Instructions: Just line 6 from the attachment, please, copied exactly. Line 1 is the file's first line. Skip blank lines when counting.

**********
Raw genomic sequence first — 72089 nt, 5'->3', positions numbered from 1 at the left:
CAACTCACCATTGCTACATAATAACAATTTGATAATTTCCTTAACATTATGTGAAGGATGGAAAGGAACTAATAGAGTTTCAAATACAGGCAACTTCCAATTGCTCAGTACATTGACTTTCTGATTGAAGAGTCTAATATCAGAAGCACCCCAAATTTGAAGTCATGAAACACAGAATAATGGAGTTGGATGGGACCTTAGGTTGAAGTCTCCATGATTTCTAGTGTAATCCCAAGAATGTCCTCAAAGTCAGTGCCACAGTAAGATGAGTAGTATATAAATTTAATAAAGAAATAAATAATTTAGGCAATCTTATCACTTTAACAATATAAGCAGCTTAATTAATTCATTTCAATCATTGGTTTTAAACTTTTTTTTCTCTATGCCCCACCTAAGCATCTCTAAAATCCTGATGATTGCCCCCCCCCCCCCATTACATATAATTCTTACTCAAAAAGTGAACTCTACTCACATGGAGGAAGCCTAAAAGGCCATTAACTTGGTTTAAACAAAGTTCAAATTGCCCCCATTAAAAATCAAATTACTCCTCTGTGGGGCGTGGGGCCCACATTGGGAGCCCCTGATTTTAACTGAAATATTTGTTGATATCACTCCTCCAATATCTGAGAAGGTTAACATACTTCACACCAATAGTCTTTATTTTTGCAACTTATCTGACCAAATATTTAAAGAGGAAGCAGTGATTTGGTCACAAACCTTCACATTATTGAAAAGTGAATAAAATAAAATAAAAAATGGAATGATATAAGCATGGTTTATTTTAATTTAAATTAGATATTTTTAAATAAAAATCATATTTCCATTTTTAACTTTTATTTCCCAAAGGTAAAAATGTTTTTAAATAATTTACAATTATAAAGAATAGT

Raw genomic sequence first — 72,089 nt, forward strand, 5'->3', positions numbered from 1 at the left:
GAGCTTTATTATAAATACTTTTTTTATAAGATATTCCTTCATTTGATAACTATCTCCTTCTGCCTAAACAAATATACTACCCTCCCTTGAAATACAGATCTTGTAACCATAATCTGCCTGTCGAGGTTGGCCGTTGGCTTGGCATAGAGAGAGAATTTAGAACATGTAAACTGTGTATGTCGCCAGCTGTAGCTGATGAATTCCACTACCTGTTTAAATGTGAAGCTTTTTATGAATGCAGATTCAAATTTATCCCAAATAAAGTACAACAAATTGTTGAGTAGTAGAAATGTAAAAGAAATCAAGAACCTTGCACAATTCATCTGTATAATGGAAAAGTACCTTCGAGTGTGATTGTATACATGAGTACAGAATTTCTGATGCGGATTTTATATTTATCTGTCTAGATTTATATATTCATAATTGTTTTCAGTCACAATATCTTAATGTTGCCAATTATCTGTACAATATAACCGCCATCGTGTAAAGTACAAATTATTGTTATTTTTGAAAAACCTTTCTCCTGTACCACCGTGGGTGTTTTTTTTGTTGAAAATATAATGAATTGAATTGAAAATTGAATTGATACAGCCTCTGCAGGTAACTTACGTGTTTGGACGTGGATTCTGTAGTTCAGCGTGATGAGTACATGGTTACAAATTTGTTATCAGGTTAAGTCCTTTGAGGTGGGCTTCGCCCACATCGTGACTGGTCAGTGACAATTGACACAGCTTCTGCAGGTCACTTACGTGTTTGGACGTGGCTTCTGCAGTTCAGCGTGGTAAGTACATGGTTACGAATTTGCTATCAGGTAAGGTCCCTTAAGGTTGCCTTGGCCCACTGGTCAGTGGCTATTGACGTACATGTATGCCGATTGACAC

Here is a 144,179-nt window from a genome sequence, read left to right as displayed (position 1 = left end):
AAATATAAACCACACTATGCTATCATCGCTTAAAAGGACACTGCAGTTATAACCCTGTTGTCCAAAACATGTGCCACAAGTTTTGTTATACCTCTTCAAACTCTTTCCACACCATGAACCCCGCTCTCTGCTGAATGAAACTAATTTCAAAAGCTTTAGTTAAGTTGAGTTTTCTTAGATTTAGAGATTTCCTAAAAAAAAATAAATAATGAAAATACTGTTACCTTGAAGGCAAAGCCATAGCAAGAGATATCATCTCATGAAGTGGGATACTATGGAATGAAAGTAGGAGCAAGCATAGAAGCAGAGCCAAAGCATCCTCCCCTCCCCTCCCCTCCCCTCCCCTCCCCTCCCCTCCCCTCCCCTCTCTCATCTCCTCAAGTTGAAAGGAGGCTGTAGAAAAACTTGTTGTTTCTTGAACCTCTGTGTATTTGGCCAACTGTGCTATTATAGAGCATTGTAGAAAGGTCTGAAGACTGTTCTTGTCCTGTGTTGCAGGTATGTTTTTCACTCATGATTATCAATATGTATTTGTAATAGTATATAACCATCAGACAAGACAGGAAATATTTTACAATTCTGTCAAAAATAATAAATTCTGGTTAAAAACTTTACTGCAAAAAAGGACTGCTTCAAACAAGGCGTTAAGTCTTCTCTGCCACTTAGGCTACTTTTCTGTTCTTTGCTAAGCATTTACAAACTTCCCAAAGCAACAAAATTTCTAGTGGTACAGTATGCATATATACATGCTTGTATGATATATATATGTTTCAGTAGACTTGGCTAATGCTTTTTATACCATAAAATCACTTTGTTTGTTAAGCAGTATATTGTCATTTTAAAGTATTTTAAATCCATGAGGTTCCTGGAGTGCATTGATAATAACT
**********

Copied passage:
AAATATAAACCACACTATGCTATCATCGCTTAAAAGGACACTGCAGTTATAACCCTGTTGTCCAAAACATGTGCCACAAGTTTTGTTATACCTCTTCAAACTCTTTCCACACCATGAACCCCGCTCTCTGCTGAATGAAACTAATTTCAAAAGCTTTAGTTAAGTTGAGTTTTCTTAGATTTAGAGATTTCCTAAAAAAAAATAAATAATGAAAATACTGTTACCTTGAAGGCAAAGCCATAGCAAGAGATATCATCTCATGAAGTGGGATACTATGGAATGAAAGTAGGAGCAAGCATAGAAGCAGAGCCAAAGCATCCTCCCCTCCCCTCCCCTCCCCTCCCCTCCCCTCCCCTCCCCTCCCCTCTCTCATCTCCTCAAGTTGAAAGGAGGCTGTAGAAAAACTTGTTGTTTCTTGAACCTCTGTGTATTTGGCCAACTGTGCTATTATAGAGCATTGTAGAAAGGTCTGAAGACTGTTCTTGTCCTGTGTTGCAGGTATGTTTTTCACTCATGATTATCAATATGTATTTGTAATAGTATATAACCATCAGACAAGACAGGAAATATTTTACAATTCTGTCAAAAATAATAAATTCTGGTTAAAAACTTTACTGCAAAAAAGGACTGCTTCAAACAAGGCGTTAAGTCTTCTCTGCCACTTAGGCTACTTTTCTGTTCTTTGCTAAGCATTTACAAACTTCCCAAAGCAACAAAATTTCTAGTGGTACAGTATGCATATATACATGCTTGTATGATATATATATGTTTCAGTAGACTTGGCTAATGCTTTTTATACCATAAAATCACTTTGTTTGTTAAGCAGTATATTGTCATTTTAAAGTATTTTAAATCCATGAGGTTCCTGGAGTGCATTGATAATAACT